Thronebreaker: The Witcher Tales Review: A Rewarding, Accessible Extension of the Franchise

The Witcher franchise is arguably more popular now than ever, thanks to the live-action adaptation [...]

The Witcher franchise is arguably more popular now than ever, thanks to the live-action adaptation of the franchise hitting Netflix late last year. The fantasy series has already spun out into a wide array of video games, including Gwent: The Witcher Card Game. Shortly after that game's initial release came the debut of Thronebreaker: The Witcher Tales, a standalone single-player spinoff that weaves more of a narrative into the act of dueling with digital cards. Earlier this month, Thronebreaker made a jump to mobile with an iOS release, and it does so in an almost seamless way. Whether you're a new fan of the franchise who wants an easy and entertaining way to explore more lore or a diehard fan who wants to play the game on the go, the new release of Thronebreaker might have something for you to offer.

Thronebreaker's narrative is set before the events of the first The Witcher game and follows the quest of Queen Meve, the leader of Lyria and Rivia. Fans get a chance to play as Meve, as she and her army attempt to take back control of the North. Along the way, players also get to learn more about Meve's compatriots and the world around her as well as enlist a wider variety of soldiers into her army.

Despite being structured around a series of individual card games, the world of Thronebreaker manages to be surprisingly immersive throughout. Each match is bookended by some sort of narrative significance or exchanges of dialogue, and the choices you make as Meve can significantly influence what comes up next. While the narrative of Thronebreaker is easy to follow while your device is muted, this is definitely the kind of game that can benefit from a good pair of headphones, as the voice acting and music help make the world lusher. The visuals of Thronebreaker might be one of its strongest assets, as everything from the interstitials to the actual gameplay is gorgeously-executed, and is easy to appreciate from an aesthetic level even on the dimmest of iPhones. The character and monster designs also feel unique, but also like they can understandably have a place in the larger Witcher universe.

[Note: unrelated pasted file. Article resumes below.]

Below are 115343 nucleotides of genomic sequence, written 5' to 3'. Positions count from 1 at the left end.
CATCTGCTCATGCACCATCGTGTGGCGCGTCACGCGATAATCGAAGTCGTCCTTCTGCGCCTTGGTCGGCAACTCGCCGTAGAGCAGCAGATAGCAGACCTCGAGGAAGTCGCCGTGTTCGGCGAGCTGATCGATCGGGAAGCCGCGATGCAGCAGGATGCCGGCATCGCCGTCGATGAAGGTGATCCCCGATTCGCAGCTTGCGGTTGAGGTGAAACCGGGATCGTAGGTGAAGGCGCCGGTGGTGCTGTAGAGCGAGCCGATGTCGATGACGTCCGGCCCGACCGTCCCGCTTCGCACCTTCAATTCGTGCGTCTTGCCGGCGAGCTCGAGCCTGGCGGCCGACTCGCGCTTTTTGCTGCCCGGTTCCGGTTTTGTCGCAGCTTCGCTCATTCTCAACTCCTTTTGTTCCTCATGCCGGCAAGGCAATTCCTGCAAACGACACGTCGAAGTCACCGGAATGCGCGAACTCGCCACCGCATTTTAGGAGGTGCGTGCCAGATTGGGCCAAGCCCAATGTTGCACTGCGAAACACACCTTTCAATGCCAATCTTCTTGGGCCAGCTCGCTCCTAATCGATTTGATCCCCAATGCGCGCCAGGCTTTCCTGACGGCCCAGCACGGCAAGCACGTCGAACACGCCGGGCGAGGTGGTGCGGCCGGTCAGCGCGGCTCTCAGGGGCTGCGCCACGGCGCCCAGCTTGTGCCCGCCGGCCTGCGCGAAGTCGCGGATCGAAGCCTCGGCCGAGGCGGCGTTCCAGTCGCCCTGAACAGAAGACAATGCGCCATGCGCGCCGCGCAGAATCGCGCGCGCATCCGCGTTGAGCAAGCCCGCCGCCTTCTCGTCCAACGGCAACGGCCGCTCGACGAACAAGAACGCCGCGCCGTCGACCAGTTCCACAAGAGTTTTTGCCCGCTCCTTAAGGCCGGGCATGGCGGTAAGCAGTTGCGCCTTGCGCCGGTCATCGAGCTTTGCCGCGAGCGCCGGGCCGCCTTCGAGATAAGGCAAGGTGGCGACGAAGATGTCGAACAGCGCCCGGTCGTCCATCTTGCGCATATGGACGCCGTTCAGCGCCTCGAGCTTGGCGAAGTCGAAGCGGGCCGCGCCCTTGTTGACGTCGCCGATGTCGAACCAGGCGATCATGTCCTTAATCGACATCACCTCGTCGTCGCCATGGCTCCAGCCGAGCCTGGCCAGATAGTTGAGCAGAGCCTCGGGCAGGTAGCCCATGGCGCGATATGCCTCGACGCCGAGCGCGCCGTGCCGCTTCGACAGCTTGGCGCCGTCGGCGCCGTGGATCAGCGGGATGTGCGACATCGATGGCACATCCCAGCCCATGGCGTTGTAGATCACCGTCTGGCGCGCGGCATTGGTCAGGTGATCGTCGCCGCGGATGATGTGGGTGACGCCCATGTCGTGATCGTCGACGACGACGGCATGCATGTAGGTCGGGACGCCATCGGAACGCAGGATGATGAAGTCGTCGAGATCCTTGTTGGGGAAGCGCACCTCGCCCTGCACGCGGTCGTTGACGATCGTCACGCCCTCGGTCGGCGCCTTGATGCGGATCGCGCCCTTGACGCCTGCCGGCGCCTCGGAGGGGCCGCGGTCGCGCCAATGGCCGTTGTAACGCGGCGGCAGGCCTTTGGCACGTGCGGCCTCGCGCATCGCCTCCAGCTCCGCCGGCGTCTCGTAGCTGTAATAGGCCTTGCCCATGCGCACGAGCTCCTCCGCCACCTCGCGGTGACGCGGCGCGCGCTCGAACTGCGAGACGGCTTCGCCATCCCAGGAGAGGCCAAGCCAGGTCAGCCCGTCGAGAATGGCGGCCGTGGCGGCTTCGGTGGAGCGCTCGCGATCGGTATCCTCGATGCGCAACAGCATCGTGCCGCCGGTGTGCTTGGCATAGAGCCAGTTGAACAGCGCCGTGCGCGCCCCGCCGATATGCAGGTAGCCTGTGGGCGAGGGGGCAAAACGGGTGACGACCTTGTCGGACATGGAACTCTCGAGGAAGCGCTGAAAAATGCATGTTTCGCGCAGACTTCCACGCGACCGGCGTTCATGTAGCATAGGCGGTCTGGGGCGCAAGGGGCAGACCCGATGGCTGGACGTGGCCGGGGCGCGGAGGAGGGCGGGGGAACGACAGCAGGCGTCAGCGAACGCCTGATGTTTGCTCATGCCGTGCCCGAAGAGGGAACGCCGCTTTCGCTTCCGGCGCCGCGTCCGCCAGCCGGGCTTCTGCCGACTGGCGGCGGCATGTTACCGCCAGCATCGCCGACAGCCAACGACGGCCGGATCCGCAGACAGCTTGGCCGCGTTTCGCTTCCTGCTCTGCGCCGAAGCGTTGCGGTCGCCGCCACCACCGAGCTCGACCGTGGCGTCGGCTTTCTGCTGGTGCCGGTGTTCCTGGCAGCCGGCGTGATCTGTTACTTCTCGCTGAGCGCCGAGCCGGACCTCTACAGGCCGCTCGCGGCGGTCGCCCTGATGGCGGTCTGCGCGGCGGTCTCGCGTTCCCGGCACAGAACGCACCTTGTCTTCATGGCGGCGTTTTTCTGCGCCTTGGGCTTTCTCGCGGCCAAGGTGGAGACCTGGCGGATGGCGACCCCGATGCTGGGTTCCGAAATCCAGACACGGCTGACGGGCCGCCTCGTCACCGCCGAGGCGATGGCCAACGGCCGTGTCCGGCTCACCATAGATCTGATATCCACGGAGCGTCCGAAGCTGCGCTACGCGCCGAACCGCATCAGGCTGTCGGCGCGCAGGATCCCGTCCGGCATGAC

A good part of the game also involves mining various tools and materials -- and interacting with the villagers and soldiers around them -- in a way that almost comes across like a fantasy answer to Animal Crossing. These elements don't translate over to a mobile release seamlessly, as navigating around the map as Meve (which is achieved by touching your finger anywhere on the screen) can occasionally lead you in a wildly different direction or obscure what you're supposed to be focusing on. But as you play more of Thronebreaker, you learn to get accustomed to those elements, and it helps make the 30-hour narrative a worthwhile undertaking.

When it comes to the card battles themselves, Thronebreaker's mechanics can be a little hit-or-miss, but they end up culminating in an enjoyable experience. There is definitely a learning curve when it comes to certain elements of the battles, both in terms of getting acquainted with the roster of different cards and their capabilities and in actually figuring out how to implement those features in the game. Entirely new players might feel stuck during a battle, especially if a certain card needs to be played in a certain row or interact with another card in order to move things forward. Again, these problems start to fade away once you play more of Thronebreaker, but a player needs to be willing to put in the work.

Thronebreaker: The Witcher Tales isn't here to revolutionize the iOS gaming landscape, but that's totally OK. Once players get past the occasionally-clunky mechanics and the slight learning curve, it's an enjoyable experience in a lot of ways. For a price of $10 (half of what the game costs on platforms like Steam), it might not be the most feasible for purely casual fans. But if you want to lose yourself in the world of The Witcher in one way or another, and aren't afraid to put in some work, you will definitely get your money's worth. Plus, any game that unironically lets you play cards against a giant monster is something worth celebrating.

Rating: 4 out of 5

Thronebreaker: The Witcher Tales is now available on iOS, and it was previously available on Microsoft Windows, PlayStation 4, Xbox One, and Nintendo Switch. An iOS review code was provided by the publisher for the purpose of this review, and it was reviewed on an iPhone XR.